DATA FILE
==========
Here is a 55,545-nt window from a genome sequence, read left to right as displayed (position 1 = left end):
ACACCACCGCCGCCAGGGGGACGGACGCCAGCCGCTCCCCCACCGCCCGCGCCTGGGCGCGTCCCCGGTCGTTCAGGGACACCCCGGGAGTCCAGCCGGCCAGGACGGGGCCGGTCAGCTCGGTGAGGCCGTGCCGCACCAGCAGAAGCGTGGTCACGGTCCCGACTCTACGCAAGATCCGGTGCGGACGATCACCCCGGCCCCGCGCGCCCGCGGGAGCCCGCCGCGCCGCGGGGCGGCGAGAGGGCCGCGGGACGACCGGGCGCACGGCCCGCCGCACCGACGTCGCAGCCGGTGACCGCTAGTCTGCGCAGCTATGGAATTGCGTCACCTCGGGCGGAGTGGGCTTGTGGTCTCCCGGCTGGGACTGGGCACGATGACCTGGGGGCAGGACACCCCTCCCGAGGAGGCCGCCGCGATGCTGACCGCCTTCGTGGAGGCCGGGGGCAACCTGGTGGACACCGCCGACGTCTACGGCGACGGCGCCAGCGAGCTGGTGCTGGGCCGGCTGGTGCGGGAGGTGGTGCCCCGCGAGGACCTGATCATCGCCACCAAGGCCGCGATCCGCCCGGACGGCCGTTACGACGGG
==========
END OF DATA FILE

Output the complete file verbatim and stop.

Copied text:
Here is a 55,545-nt window from a genome sequence, read left to right as displayed (position 1 = left end):
ACACCACCGCCGCCAGGGGGACGGACGCCAGCCGCTCCCCCACCGCCCGCGCCTGGGCGCGTCCCCGGTCGTTCAGGGACACCCCGGGAGTCCAGCCGGCCAGGACGGGGCCGGTCAGCTCGGTGAGGCCGTGCCGCACCAGCAGAAGCGTGGTCACGGTCCCGACTCTACGCAAGATCCGGTGCGGACGATCACCCCGGCCCCGCGCGCCCGCGGGAGCCCGCCGCGCCGCGGGGCGGCGAGAGGGCCGCGGGACGACCGGGCGCACGGCCCGCCGCACCGACGTCGCAGCCGGTGACCGCTAGTCTGCGCAGCTATGGAATTGCGTCACCTCGGGCGGAGTGGGCTTGTGGTCTCCCGGCTGGGACTGGGCACGATGACCTGGGGGCAGGACACCCCTCCCGAGGAGGCCGCCGCGATGCTGACCGCCTTCGTGGAGGCCGGGGGCAACCTGGTGGACACCGCCGACGTCTACGGCGACGGCGCCAGCGAGCTGGTGCTGGGCCGGCTGGTGCGGGAGGTGGTGCCCCGCGAGGACCTGATCATCGCCACCAAGGCCGCGATCCGCCCGGACGGCCGTTACGACGGG